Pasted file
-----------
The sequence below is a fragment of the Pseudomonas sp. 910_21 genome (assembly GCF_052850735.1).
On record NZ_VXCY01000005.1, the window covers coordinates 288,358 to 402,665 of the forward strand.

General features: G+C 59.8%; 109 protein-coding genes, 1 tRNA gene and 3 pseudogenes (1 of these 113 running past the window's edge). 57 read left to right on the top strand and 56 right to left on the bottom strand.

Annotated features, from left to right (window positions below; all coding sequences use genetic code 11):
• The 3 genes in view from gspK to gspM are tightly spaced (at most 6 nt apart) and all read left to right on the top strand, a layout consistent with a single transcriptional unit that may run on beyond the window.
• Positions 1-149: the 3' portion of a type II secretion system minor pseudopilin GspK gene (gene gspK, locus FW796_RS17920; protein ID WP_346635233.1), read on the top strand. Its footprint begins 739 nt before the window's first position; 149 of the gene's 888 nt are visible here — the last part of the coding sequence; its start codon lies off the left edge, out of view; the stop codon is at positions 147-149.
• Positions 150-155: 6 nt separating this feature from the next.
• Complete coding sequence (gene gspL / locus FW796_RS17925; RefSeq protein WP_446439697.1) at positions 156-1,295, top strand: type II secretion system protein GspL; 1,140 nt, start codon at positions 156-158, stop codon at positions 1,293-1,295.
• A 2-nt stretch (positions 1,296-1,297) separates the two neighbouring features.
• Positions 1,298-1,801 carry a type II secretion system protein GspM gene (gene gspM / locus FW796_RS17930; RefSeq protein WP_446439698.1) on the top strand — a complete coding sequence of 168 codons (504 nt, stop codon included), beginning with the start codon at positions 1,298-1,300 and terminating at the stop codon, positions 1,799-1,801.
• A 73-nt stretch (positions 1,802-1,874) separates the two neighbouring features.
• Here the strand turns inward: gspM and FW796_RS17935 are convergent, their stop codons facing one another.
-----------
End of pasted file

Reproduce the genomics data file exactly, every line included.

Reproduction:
The sequence below is a fragment of the Pseudomonas sp. 910_21 genome (assembly GCF_052850735.1).
On record NZ_VXCY01000005.1, the window covers coordinates 288,358 to 402,665 of the forward strand.

General features: G+C 59.8%; 109 protein-coding genes, 1 tRNA gene and 3 pseudogenes (1 of these 113 running past the window's edge). 57 read left to right on the top strand and 56 right to left on the bottom strand.

Annotated features, from left to right (window positions below; all coding sequences use genetic code 11):
• The 3 genes in view from gspK to gspM are tightly spaced (at most 6 nt apart) and all read left to right on the top strand, a layout consistent with a single transcriptional unit that may run on beyond the window.
• Positions 1-149: the 3' portion of a type II secretion system minor pseudopilin GspK gene (gene gspK, locus FW796_RS17920; protein ID WP_346635233.1), read on the top strand. Its footprint begins 739 nt before the window's first position; 149 of the gene's 888 nt are visible here — the last part of the coding sequence; its start codon lies off the left edge, out of view; the stop codon is at positions 147-149.
• Positions 150-155: 6 nt separating this feature from the next.
• Complete coding sequence (gene gspL / locus FW796_RS17925; RefSeq protein WP_446439697.1) at positions 156-1,295, top strand: type II secretion system protein GspL; 1,140 nt, start codon at positions 156-158, stop codon at positions 1,293-1,295.
• A 2-nt stretch (positions 1,296-1,297) separates the two neighbouring features.
• Positions 1,298-1,801 carry a type II secretion system protein GspM gene (gene gspM / locus FW796_RS17930; RefSeq protein WP_446439698.1) on the top strand — a complete coding sequence of 168 codons (504 nt, stop codon included), beginning with the start codon at positions 1,298-1,300 and terminating at the stop codon, positions 1,799-1,801.
• A 73-nt stretch (positions 1,802-1,874) separates the two neighbouring features.
• Here the strand turns inward: gspM and FW796_RS17935 are convergent, their stop codons facing one another.